I think this is a fairly simple project for those of you that want to get your feet wet casting concrete. This was the second cast concrete project that I ever tried and I think it turned out pretty good. There are a few nuances that make it a little more advanced than making a stepping stone or a coaster, but fear not, you have an Instructable and soon you can have a really cool custom lamp!

Step 1: Round Up Your Materials

Here is a list of materials needed:

A form for your lamp base ( I used a Highway Cone for this one)

Maximizer Concrete Mix or whatever your local store carries

Clear packing tape

A container or two for mixing concrete

Implement for mixing (a hoe or small spade works great)

Rubber gloves (if you're messy)

Mineral Oil, Non-stick cooking spray, baby oil, etc. to aide in removing the form

Lamp Wiring Kit (or scavenge parts from an old lamp)

Lamp Shade (I used a small $2 trash can purchased at Target)

A thrift shop is a great place to go shopping for this project. The local Goodwill Store had several lamps that would have been great for parts ($2 each) and all sorts of glass and plastic vases that could be used for forms (under $2). You can use a glass vessel for a form, but they call for tools and techniques that will not be covered in this Instructable. They work great when the shape is one that wouldn't ordinarily allow you to slide the mold off. With a glass form, after your cement has hardened, you can carefully break the glass in order to de-mold the piece.

Another money saving tip for those on a budget, is to inquire about damaged bags of concrete mix at your local home improvement store. They are notorious for getting torn and spilling. You don't need a full bag for this project and you might just get a damaged bag for the bargain price of free ninety free!.

<p>Congratulations on being a finalist in the Concrete and <br>casting contest! Best of luck to you! </p>
<p>Wow! You have my vote. Great first instructable. I imagine that one could also incorporate broken glass with various colors into the concrete mix as well which would probably work better is the form had a cubed shape rather than a cone shape. Either way if incorporating glass the surfaces would have to be sanded after removing the form and a concrete sealer used as a final step. Excellent job!</p>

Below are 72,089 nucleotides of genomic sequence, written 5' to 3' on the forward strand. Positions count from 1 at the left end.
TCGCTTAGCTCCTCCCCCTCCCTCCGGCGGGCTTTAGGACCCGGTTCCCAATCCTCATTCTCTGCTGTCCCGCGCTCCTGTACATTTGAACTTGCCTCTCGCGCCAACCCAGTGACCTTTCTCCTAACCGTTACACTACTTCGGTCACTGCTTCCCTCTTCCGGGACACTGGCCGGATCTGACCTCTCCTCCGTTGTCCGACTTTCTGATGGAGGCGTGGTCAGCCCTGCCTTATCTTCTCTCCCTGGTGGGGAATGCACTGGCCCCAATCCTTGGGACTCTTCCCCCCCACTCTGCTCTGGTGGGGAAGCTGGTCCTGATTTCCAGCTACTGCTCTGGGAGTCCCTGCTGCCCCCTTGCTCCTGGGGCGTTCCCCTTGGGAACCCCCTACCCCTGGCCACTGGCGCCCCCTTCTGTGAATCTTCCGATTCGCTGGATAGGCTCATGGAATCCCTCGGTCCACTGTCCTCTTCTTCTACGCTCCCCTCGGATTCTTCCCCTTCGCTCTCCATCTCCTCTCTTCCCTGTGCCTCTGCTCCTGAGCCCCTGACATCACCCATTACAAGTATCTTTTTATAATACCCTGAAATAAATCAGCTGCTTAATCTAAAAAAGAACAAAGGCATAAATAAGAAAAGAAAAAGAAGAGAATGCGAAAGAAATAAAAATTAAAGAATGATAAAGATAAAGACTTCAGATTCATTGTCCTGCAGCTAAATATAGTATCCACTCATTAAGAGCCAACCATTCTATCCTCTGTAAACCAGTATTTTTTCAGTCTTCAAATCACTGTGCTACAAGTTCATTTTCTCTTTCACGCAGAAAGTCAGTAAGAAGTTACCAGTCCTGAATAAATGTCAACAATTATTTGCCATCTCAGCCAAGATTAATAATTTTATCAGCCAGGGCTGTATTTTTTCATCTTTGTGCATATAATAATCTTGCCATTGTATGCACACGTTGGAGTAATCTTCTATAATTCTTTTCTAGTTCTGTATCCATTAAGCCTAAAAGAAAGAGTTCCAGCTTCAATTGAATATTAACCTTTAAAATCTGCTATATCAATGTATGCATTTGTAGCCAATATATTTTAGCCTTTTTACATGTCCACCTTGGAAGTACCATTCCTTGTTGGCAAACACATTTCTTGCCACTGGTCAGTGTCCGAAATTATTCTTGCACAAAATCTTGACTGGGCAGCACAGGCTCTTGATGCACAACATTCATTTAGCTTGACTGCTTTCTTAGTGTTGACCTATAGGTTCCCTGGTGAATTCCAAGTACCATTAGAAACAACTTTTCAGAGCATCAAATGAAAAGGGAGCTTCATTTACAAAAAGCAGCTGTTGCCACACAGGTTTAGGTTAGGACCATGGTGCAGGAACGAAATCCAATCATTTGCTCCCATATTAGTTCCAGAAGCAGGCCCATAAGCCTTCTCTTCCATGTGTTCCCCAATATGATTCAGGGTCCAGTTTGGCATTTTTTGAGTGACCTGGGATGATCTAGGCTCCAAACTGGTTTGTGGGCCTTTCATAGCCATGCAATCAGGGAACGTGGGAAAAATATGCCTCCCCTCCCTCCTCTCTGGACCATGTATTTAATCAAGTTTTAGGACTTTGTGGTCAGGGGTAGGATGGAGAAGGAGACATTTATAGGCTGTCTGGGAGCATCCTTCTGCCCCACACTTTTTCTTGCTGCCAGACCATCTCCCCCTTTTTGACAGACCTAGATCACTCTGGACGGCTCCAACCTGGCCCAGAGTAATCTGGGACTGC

<p>Thank you Inklayer. You are right on about using broken glass aggregate. A form with flat surfaces would work better if you were going to grind and polish and expose aggregate. I have started to play around with some glow in the dark aggregate and glow in the dark sand I ordered from Ambient Glow Technologies. It is really neat stuff. Concrete has so many possibilities! </p>
<p>Great job! I love the shape! I thought it was a lot smaller until I saw you holding it to fill the form!</p>
Thank you for the compliment. Some strange optical illusions occur trying to take a picture of a cone. I couldn't figure out why the cone didn't look at all in the viewfinder like it did to my eye. If the camera is not absolutely perpendicular it can distort the image to the point it almost doesn't look cone shaped!
<p>Oh, the adventures in photographing weird shapes! Well you did a great job :)</p>
<p>A great &quot;ible&quot; that even I could follow. I now look at small garbage cans in a whole new light (pun intended). THANKS ... dave</p>
<p>Dave, thank you for the compliment. This was my first attempt documenting and sharing a build of one of my projects. It was a lot of fun and I look forward to doing more. I was just recently bitten by the &quot;concrete bug&quot; and everywhere I go lately I see interesting things that I can use for forms or things that I think would be great items to make with concrete.</p>

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